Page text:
All that is required to put a child on a path to sexual extortion is a single image. As can be seen from the interaction between Emily and Daisy, the continued requests by Daisy are putting pressure on Emily to comply with the request. While she has expressed fear of getting in trouble, the fear is almost misplaced, fearing she might get in trouble with her parents, rather than fearing the trouble she would bring upon herself if she forwarded an image to Daisy. This would lead to Daisy now having full control and a hold over Emily. Leaving her free to demand whatever type of content she chooses from Emily. It can be very difficult for children to say no to someone whom they have met online, especially if they have created a bond with them. Friendships can form very quickly online and inhibitions can reduce considerably faster than in the real world.
One of the most upsetting examples revealed of an online predator targeting young girls online in Australia so far, was that of Fabian Merharry. The 29-year-old BMX rider was convicted of 193 child sex offences. A Vlogger on YouTube, Merharry uploaded videos of himself doing tricks on his BMX bike.
When contacted by girls he would engage with them on Skype. After convincing them to reveal an intimate image or video or anything that could compromise the young girl, he then ordered them to commit sickening acts. On themselves and unbelievably in some cases their younger siblings. For those few who were brave enough to refuse, Marharry would then post the images he already had on Social Media. Examples of threats Marharry made to his victims were
“for ever five minutes that goes by, I’ll tag another friend of yours”
“All your friends will see the videos and pics of you with your face in it.”
“I’ll send the pics to your mother right now. You have 2 mins to reply or I’ll send them.”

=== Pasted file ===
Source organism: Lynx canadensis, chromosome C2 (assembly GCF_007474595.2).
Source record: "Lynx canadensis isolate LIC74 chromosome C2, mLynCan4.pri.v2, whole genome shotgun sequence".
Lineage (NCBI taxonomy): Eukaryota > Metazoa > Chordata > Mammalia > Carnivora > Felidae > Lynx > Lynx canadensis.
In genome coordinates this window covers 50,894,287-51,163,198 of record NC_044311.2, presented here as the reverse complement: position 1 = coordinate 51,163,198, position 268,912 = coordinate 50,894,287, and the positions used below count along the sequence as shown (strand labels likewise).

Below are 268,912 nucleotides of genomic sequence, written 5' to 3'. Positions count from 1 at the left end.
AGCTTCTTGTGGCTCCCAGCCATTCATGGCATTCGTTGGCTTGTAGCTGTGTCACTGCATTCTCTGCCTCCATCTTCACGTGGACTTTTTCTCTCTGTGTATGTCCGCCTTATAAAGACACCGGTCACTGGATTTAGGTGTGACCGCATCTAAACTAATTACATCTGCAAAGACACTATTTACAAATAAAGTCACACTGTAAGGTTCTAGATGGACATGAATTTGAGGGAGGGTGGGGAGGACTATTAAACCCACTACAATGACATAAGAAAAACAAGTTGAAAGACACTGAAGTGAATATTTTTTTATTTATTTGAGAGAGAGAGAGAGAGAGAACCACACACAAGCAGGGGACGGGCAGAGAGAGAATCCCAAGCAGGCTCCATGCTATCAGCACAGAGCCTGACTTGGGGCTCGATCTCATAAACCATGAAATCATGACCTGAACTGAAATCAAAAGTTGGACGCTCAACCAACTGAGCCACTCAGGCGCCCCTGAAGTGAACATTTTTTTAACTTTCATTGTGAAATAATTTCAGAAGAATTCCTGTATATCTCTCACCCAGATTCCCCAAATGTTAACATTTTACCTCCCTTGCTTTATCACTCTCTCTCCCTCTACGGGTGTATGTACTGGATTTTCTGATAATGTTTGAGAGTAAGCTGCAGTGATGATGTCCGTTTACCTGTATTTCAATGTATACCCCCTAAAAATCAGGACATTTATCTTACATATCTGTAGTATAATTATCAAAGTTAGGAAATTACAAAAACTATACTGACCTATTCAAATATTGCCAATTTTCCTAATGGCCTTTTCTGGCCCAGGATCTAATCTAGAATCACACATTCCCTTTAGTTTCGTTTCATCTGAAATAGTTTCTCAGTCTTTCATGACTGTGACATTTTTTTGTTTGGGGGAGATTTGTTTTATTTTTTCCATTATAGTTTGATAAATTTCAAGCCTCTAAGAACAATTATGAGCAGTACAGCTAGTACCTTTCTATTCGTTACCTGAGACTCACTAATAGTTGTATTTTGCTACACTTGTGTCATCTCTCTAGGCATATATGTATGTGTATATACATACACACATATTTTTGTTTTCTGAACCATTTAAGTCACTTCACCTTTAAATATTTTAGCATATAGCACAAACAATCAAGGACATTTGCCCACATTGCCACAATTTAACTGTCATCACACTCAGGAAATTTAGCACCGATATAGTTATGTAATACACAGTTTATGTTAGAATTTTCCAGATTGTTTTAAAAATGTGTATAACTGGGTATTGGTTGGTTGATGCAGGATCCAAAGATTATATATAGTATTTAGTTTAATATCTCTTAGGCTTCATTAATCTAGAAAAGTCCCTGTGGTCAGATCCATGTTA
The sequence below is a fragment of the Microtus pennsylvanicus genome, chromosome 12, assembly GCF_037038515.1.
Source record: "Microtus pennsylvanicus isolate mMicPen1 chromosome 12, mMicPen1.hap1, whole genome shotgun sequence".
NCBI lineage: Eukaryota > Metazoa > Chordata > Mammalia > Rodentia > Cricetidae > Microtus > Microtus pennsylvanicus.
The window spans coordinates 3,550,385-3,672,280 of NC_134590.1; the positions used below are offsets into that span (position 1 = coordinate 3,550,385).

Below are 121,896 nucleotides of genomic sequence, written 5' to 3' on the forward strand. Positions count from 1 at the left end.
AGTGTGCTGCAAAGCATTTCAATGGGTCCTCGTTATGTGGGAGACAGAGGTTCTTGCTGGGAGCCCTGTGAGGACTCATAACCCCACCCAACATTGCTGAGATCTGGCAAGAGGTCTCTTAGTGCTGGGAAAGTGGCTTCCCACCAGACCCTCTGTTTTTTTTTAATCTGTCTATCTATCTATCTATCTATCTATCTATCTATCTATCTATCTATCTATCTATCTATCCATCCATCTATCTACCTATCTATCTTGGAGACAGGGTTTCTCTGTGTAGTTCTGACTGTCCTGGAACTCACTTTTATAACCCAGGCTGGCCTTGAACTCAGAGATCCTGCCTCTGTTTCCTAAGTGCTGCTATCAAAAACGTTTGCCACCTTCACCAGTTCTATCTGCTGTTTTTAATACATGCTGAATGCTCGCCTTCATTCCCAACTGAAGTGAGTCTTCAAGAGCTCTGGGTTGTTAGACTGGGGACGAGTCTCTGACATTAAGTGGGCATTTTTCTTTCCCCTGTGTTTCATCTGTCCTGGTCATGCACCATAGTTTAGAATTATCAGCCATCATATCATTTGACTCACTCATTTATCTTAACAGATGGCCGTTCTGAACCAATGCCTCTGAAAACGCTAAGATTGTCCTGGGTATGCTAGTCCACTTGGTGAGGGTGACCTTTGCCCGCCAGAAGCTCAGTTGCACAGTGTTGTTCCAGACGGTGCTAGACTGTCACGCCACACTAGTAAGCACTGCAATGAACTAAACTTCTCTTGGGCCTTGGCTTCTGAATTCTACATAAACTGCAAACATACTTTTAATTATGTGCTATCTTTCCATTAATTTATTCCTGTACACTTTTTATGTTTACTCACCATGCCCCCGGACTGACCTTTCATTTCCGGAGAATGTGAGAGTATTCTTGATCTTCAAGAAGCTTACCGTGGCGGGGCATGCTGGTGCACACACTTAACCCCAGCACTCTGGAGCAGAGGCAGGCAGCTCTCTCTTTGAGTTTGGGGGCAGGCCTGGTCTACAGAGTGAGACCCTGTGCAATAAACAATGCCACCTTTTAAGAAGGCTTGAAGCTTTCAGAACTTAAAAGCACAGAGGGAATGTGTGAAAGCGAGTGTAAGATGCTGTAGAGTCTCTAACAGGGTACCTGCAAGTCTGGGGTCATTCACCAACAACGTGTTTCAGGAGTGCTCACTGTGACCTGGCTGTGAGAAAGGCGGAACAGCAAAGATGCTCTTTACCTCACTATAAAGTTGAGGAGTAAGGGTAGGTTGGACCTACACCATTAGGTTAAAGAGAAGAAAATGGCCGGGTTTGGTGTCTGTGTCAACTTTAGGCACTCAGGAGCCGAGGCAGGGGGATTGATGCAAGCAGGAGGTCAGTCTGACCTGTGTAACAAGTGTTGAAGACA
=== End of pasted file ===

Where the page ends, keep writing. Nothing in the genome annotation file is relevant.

“A monster of depravity” was how the Victorian Court Judge Liz Gaynor, described Merharry. “Yours was prolonged, classically and remorseless behaviour which demonstrated with appalling clarity the dangers inherent in Social Media”. He was sentenced to 12 years in jail, but increased to 22 after an appeal.
In the presentations we deliver to children and parents, we try to impress on everyone, having an internet enabled device in the home is a doorway. Parents sometimes can be all too aware of the dangers that lurk outside of the home, yet neglect an access point for the entire planet to their own children. An access point where there are a multitude of individuals from all over the globe attempting to get contact to a child through an unsecured, unmonitored device. There is no point in looking out the window keeping watch for a paedophile, telling yourself your kids are safe, if the predator is already upstairs in your child’s room on their device.
Parents are the first line of defence. Education and communication, combined with age appropriate device access, restriction and monitoring based software on all devices children have access to. There is no delete if this happens to your child, the individual who believes this will never happen to their child, or my child is not on those type of sites, are likely to be the families of a victim. Ignorance is not protection. This is very real and it is happening. Step up and get involved in your children’s online lives in a positive way, before a predator does so in a very negative and harmful way.